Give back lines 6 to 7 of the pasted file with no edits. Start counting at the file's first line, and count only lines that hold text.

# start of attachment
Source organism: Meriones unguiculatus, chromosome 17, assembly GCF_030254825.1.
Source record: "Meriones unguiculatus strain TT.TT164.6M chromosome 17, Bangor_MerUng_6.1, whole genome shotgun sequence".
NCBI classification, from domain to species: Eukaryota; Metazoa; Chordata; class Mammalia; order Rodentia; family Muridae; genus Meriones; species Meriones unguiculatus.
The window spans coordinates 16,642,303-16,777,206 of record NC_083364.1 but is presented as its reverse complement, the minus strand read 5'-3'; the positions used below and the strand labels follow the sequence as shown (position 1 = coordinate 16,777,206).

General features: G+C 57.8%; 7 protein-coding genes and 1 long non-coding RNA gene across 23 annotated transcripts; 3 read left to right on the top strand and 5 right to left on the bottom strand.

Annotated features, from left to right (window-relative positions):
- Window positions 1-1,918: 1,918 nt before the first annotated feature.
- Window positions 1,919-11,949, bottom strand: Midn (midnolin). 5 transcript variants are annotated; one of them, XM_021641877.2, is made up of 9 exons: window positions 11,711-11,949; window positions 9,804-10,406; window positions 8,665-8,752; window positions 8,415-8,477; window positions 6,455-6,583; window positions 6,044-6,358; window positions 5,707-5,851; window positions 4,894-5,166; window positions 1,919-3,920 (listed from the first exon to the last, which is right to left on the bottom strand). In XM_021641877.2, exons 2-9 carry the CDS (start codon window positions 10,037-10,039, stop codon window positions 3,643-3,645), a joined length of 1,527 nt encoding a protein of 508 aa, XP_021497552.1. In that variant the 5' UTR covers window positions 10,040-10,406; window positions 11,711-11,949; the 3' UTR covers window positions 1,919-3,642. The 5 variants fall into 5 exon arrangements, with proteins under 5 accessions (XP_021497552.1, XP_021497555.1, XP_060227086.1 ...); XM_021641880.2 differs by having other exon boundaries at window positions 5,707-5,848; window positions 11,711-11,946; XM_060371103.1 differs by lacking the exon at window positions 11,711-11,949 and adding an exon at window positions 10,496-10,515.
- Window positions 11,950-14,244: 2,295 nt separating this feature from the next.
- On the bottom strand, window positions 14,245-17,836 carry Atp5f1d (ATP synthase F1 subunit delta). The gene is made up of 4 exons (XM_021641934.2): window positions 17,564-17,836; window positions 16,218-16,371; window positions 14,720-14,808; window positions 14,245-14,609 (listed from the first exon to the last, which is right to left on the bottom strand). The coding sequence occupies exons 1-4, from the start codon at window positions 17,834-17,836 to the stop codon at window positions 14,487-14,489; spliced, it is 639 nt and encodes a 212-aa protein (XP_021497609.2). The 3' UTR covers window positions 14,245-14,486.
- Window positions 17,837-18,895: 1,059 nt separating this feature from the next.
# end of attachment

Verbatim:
Annotated features, from left to right (window-relative positions):
- Window positions 1-1,918: 1,918 nt before the first annotated feature.